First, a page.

Alternatives to the alternative:

Terminal, Revolt, Telegram, Rocket.chat

Bubble

Freemium

Bubble describes itself as a way to create a prototype and scale to a full-scale app without a line of code. It is as close as you can get to no-code software development although I think you would run into some issues if you end up with 100k users, setting up a small community even a self-registering community is just a case of editing some templates and hitting publish. No-code tends to rely on multiple vendors to make the more complex sites so if you talk about bubble you generally have to also talk about airtable, if bubble is the fancy front end you can click, drag and drop, airtable is the database that holds all the user record, interactions etc in an excel-like interface. 

L&D use cases:

Communities, restricting access to your IP, content delivery, mini-lms, data capture.

Alternatives to the alternative

Sotr, Bravo Studio, Quixy, Thunkable, Webflow, Carrd.

Data analysis

I am not going to assume anything in this section, data analysis is incredibly mature in some organisations and non-existent in others so let’s start with the basics and go from there. 

Calc

Open-source

Calc is effectively a clone of Excel made by the open-source community because they were all so fed up of paying Microsoft for old rope. It used to be limited to open-source formats (not supported by excel) but part of the E.U. battle with Microsoft in the early 2k’s meant Microsoft made a switch from deriding open source community to fully embracing and even contributing to it on a regular basis. There are multiple versions of calc, LIbre Office and Open Office are the main ones people use.
For basic data manipulation, this will serve you well, it may not have all the bells and whistles Excel does, but then most of the bells and whistles excel does are done better elsewhere.

L&D use cases

Preparing reports, creating CSV’s, opening excel files without an MS subscription.

Alternatives to the alternative

Google Sheets, WPS spreadsheet, Zoho sheet, smartsheet.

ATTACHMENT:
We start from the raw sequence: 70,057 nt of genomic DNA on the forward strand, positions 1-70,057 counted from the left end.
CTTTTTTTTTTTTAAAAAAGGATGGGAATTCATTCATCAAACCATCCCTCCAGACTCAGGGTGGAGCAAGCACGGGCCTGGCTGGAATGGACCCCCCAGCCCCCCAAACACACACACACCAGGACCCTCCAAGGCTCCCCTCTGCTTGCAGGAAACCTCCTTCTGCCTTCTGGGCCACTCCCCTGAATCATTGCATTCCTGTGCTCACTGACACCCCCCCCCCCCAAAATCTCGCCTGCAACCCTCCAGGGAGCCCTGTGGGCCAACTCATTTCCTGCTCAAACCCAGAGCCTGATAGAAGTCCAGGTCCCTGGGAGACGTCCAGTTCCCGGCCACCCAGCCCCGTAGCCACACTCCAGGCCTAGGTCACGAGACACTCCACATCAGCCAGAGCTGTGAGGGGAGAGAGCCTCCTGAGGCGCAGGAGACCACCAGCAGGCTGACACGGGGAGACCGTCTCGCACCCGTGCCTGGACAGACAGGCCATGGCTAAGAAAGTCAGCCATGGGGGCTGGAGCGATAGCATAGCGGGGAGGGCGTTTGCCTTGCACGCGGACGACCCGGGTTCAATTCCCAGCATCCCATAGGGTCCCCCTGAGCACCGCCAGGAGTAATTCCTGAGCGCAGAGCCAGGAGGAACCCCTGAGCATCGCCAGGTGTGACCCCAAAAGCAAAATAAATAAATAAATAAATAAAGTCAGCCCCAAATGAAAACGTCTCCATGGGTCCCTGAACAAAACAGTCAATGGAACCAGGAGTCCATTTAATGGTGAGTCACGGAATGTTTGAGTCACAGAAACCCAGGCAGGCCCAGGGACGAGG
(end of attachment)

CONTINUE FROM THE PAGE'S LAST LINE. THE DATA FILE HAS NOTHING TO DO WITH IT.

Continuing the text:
DataWrapper.de

Open-source

Data analysis is a messy business, cleansing data, making sure its all in the right formats and then setting up pivot tables and whatnot to try and get all the data in the right place before you can click that magic chart button in excel….then after all that it does not work because of user error somewhere along the way. Days like that I will just chuck a file at data wrapper, it checks all different data, figures out what data is what and then applies the right formatting and gives you options to visualise it. 

L&D use cases:

Completion data manipulation, attendance record analysis, mail merge

Alternatives to the alternative

Trifacta, RapidMiner, Talend, Qlikview, Orange. 

Tableau Public

Freemium

Not for the faint-hearted, this is a fully-fledged data analysis tool that will help you organise your data and create easy to understand visualisations. The learning curve is a bit steeper than the rest here but this is proper data analysis, there are tonnes of Youtube how to’s to guide you through and even more friendly forums. 

L&D use cases:

Visualising engagement data, analysing big data, presenting statistics

Alternatives to the alternative

Google charts, WebDataRocks, BIRT 

SCORM authoring

SCORM gets a bad rap, for good reason, it’s a millennial, 30+ years old and it’s showing.

This is not Cristiano Ronaldo at 31, winning champions leagues and scoring loads of goals, this is Wayne Rooney at 31, grumpy, difficult and has serious personal problems.

Anyway, what I am saying here is it takes a lot of work to make a good SCORM course, personally, I have given up, but if you are stuck with an LMS that only accepts SCORM and a subject that requires you to get that fabled SCORM completion status and no budget to get captivate or no will to give Adobe any more money then there are alternatives.

Ispring

Freemium

Free to author and the simplest way to create a SCORM, take a PowerPoint, click a couple of buttons make a quiz and you are done. If you have to, this is the way to do it. 

L&D use cases:

Compliance training, Elf and safety.

Alternatives to the alternative

eXeLearning is a genuine open-source tool but a lot less intuitive.

Published by

Sukh Pabial

I'm an occupational psychologist by profession and am passionate about all things learning and development, creating holistic learning solutions and using positive psychology in the workforce.